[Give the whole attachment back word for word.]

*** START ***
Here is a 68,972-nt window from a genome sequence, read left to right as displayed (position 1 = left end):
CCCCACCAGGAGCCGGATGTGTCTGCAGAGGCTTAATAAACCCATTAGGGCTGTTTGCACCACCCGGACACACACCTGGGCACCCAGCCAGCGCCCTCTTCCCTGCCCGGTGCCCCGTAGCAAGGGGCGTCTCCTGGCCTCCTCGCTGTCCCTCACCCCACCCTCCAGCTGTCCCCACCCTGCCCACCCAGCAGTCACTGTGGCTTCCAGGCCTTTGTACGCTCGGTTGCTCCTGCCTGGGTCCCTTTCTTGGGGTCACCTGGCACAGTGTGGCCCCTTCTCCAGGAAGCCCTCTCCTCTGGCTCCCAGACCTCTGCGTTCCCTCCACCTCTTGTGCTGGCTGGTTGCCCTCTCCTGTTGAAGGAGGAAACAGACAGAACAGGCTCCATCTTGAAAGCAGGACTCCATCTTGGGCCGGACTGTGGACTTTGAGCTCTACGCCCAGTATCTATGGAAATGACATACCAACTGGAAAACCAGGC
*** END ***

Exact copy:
Here is a 68,972-nt window from a genome sequence, read left to right as displayed (position 1 = left end):
CCCCACCAGGAGCCGGATGTGTCTGCAGAGGCTTAATAAACCCATTAGGGCTGTTTGCACCACCCGGACACACACCTGGGCACCCAGCCAGCGCCCTCTTCCCTGCCCGGTGCCCCGTAGCAAGGGGCGTCTCCTGGCCTCCTCGCTGTCCCTCACCCCACCCTCCAGCTGTCCCCACCCTGCCCACCCAGCAGTCACTGTGGCTTCCAGGCCTTTGTACGCTCGGTTGCTCCTGCCTGGGTCCCTTTCTTGGGGTCACCTGGCACAGTGTGGCCCCTTCTCCAGGAAGCCCTCTCCTCTGGCTCCCAGACCTCTGCGTTCCCTCCACCTCTTGTGCTGGCTGGTTGCCCTCTCCTGTTGAAGGAGGAAACAGACAGAACAGGCTCCATCTTGAAAGCAGGACTCCATCTTGGGCCGGACTGTGGACTTTGAGCTCTACGCCCAGTATCTATGGAAATGACATACCAACTGGAAAACCAGGC